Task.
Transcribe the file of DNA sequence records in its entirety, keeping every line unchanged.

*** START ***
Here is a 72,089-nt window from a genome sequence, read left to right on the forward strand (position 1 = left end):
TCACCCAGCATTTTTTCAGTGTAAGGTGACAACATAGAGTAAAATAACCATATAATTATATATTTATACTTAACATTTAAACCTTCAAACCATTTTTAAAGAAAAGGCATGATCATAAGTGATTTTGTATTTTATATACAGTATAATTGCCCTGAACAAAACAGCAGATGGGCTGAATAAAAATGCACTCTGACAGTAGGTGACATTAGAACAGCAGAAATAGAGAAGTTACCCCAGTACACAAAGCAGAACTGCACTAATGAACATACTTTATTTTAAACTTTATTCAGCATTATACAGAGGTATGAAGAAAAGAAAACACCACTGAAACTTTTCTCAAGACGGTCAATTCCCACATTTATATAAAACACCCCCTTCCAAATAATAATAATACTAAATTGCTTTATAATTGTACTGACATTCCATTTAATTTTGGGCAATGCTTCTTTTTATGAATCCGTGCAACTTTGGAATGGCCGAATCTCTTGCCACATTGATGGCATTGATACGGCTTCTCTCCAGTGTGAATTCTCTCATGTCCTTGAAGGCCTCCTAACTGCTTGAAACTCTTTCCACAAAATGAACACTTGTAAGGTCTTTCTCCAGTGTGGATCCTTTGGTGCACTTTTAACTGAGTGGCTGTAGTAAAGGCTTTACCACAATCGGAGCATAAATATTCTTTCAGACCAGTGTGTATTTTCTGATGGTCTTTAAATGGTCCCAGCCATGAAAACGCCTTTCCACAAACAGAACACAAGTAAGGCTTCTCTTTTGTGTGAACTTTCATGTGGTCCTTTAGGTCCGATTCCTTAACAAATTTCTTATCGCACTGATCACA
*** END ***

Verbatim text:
Here is a 72,089-nt window from a genome sequence, read left to right on the forward strand (position 1 = left end):
TCACCCAGCATTTTTTCAGTGTAAGGTGACAACATAGAGTAAAATAACCATATAATTATATATTTATACTTAACATTTAAACCTTCAAACCATTTTTAAAGAAAAGGCATGATCATAAGTGATTTTGTATTTTATATACAGTATAATTGCCCTGAACAAAACAGCAGATGGGCTGAATAAAAATGCACTCTGACAGTAGGTGACATTAGAACAGCAGAAATAGAGAAGTTACCCCAGTACACAAAGCAGAACTGCACTAATGAACATACTTTATTTTAAACTTTATTCAGCATTATACAGAGGTATGAAGAAAAGAAAACACCACTGAAACTTTTCTCAAGACGGTCAATTCCCACATTTATATAAAACACCCCCTTCCAAATAATAATAATACTAAATTGCTTTATAATTGTACTGACATTCCATTTAATTTTGGGCAATGCTTCTTTTTATGAATCCGTGCAACTTTGGAATGGCCGAATCTCTTGCCACATTGATGGCATTGATACGGCTTCTCTCCAGTGTGAATTCTCTCATGTCCTTGAAGGCCTCCTAACTGCTTGAAACTCTTTCCACAAAATGAACACTTGTAAGGTCTTTCTCCAGTGTGGATCCTTTGGTGCACTTTTAACTGAGTGGCTGTAGTAAAGGCTTTACCACAATCGGAGCATAAATATTCTTTCAGACCAGTGTGTATTTTCTGATGGTCTTTAAATGGTCCCAGCCATGAAAACGCCTTTCCACAAACAGAACACAAGTAAGGCTTCTCTTTTGTGTGAACTTTCATGTGGTCCTTTAGGTCCGATTCCTTAACAAATTTCTTATCGCACTGATCACA